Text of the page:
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When and how to tell a new school I have booked a holiday during term time?

Discussion in 'Workplace dilemmas' started by tiinatoelli, Dec 16, 2018.

  1. thin_ice

    thin_ice New commenter

    Yep. And they are usually retired teachers who pretend they were difficult, outspoken and opinionated but in reality kept quiet and brown-nosed their way through their career.

    Very easy to be feisty on here, after the event.
     
    install and CWadd like this.
  2. caterpillartobutterfly

    caterpillartobutterfly Star commenter

    And would have more than ten with the change in resignation dates you propose!
     
    Lara mfl 05 likes this.
  3. meggyd

    meggyd Senior commenter

     
    Stiltskin likes this.
  4. les25paul

    les25paul Star commenter

    But there are other jobs equally as important as teaching and they can operate without such a rigid resignation protocol.

    I started my working life outside teaching, taught for 18 years and have now gone back to a non-teaching career where I will remain. Compared other forms of employment the recruitment and retention of teachers is very different and not as flexible. If teaching is suffering recruitment problems this could be one reason why.
     
    agathamorse and meggyd like this.
  5. Stiltskin

    Stiltskin Lead commenter

    It'd help highlight deeper problems in that school which would be adversely effecting the children anyway. I doubt having a minimum of half terms notice would be a problem for the majority of schools
     
    agathamorse likes this.
  6. caterpillartobutterfly

    caterpillartobutterfly Star commenter

    That is what we have...with the addition you can only finish at the end of term.
     
    Lara mfl 05 likes this.
  7. Stiltskin

    Stiltskin Lead commenter

    Yes. I meant being able to finish at the end of any half term. 8 weeks notice. Universities manage okay without disrupting education too badly
     
    agathamorse and Lara mfl 05 like this.
  8. frustum

    frustum Lead commenter

    Isn't the notice period in Scotland four weeks? How does it work out there?
     
    agathamorse likes this.
  9. Piranha

    Piranha Star commenter

    At least the notice period stops a teacher being fired with just one month's notice. A school could save money by getting rid of a teacher just before the summer holiday in their second year of teaching so not having to pay them over the summer. and, with current employment legislation, there is nothing they could do about it. Personally, I prefer the protection long notice periods give - I once made a packet when made redundant from a job with a 12 month notice period.
     
  10. Stiltskin

    Stiltskin Lead commenter

    Im not so sure. Redundancy will give you a few more weeks pay but the other main reasons (conduct, behaviour, capability) are likely to lead to dismissal without notice anyway. In fact a shorter notice period may reduce the use of capability being used to push teachers out quickly, and the consequences that brings to a teachers career.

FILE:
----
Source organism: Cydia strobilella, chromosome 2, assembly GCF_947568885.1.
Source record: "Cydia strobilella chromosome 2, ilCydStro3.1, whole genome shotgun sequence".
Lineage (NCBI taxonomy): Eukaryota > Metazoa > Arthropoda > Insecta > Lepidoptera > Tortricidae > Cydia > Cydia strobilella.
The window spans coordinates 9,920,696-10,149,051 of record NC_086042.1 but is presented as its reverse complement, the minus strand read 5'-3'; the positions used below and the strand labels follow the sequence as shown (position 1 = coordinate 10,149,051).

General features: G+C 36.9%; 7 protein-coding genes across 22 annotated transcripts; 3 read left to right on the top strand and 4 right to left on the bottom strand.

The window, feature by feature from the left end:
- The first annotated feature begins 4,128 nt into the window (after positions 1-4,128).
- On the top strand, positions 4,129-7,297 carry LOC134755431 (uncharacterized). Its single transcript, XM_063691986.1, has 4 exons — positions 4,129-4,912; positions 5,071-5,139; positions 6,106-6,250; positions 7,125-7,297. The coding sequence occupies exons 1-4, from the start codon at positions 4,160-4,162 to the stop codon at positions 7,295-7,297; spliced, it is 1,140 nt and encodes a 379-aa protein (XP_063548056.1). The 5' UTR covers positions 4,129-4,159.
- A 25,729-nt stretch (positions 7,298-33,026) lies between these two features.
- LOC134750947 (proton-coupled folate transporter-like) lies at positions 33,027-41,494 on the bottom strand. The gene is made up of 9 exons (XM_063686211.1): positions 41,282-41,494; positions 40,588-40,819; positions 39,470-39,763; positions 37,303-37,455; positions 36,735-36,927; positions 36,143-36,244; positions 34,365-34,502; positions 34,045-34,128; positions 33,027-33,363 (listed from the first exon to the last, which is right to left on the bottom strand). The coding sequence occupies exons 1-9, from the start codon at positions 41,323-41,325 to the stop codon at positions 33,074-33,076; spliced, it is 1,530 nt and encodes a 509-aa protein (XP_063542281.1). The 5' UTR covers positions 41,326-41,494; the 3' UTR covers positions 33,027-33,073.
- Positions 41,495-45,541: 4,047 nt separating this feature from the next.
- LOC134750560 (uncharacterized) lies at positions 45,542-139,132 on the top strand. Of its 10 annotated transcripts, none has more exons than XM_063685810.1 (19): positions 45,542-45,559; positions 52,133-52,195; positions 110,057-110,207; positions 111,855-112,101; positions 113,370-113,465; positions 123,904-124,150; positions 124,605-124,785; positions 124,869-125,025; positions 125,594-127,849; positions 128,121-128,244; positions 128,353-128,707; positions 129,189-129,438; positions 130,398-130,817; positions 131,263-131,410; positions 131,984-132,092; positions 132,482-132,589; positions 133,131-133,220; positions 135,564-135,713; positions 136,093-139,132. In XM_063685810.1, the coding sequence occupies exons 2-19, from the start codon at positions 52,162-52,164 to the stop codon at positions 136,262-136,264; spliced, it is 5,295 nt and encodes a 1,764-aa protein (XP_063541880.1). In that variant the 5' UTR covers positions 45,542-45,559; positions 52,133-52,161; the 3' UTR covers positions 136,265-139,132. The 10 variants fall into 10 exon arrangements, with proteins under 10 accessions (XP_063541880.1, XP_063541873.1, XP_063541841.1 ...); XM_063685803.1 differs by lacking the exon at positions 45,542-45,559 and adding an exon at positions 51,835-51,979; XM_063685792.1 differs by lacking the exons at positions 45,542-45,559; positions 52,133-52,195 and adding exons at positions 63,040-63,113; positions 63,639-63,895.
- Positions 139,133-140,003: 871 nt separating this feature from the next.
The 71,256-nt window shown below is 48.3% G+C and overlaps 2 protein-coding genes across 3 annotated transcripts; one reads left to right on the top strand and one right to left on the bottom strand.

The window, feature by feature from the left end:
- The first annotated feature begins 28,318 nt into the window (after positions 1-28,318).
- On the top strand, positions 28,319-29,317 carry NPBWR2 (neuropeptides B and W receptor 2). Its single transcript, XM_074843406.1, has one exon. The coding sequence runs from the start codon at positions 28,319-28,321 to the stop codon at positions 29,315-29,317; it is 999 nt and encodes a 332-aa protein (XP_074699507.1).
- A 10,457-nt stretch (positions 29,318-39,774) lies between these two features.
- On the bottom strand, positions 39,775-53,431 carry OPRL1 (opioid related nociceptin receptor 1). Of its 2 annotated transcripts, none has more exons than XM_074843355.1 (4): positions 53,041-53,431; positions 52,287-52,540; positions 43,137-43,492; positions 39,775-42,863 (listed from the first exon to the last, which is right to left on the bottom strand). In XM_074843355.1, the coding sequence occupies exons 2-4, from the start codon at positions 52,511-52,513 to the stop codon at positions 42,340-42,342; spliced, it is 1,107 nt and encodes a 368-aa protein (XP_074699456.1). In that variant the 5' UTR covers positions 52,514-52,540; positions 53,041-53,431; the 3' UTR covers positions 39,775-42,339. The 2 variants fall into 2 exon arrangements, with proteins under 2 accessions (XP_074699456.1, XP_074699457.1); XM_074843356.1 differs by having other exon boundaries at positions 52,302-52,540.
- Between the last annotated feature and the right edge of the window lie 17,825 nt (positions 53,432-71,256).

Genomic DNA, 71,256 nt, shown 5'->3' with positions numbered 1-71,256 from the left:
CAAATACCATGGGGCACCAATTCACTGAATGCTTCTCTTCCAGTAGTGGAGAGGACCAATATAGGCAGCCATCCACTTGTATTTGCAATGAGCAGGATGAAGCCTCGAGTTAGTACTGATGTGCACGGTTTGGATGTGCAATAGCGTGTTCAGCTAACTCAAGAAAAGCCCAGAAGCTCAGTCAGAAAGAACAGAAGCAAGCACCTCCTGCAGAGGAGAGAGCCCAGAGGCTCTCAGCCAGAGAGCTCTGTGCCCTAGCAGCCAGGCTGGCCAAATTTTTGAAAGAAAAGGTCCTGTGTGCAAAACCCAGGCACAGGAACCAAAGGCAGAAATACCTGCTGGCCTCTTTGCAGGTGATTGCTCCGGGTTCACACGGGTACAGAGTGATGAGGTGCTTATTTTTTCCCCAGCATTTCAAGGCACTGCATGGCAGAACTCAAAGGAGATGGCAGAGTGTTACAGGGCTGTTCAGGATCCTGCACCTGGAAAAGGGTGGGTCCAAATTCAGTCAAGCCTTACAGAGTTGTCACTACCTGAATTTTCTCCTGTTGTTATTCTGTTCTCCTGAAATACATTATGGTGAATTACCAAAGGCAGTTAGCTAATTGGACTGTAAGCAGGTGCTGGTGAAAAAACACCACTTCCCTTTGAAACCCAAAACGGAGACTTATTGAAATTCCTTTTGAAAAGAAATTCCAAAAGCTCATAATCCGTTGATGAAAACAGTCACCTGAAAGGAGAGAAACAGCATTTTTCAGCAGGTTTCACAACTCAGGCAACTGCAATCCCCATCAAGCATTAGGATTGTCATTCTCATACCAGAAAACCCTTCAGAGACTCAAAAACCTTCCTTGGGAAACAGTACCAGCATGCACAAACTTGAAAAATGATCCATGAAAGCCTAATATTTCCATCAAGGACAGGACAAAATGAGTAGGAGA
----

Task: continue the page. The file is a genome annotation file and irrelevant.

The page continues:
Also if they did do as you suggest then they'd still be liable for the holiday they'd have accrued over the year (I.e. Teachers are paid x amount to work 195 days a year, pay is just split into 12 months for ease of calculations, so they'd still have to pay them over the summer - just like in industry)
     
    agathamorse likes this.
  11. Piranha

    Piranha Star commenter

    Only gross misconduct can be used in law as a reason for not paying somebody for their contractual notice period. See https://www.gov.uk/dismissal.

    No, I don't think this is true. Ask the people doing maternity covers which end during July. There have been several threads about this. I think it unfair, but it happens.
     
    JohnJCazorla, strawbs and agathamorse like this.
  12. Rott Weiler

    Rott Weiler Star commenter Forum guide

    You are correct Piranha, teachers are not paid for only 195 days a year. As you say, several threads recently have cited the Supreme Court decision in 2017 (Hartley - vs King Edward College [2017] UKSC 3) that confirmed teachers pay is an annual salary and accrues at a daily rate over 365 days a year. The argument that pay only accrues over the 195 days of directed time was put to the court and expressly rejected by them. The 365 day pay accrual is also what the Burgundy Book has said for many years. Which is why if a ML contract ends in mid July the school can stop paying at that date.
     
  13. Lara mfl 05

    Lara mfl 05 Star commenter

    Could it be that people confuse the 195 days used to calculate supply teachers pay, at least in the old days when LAs ran supply?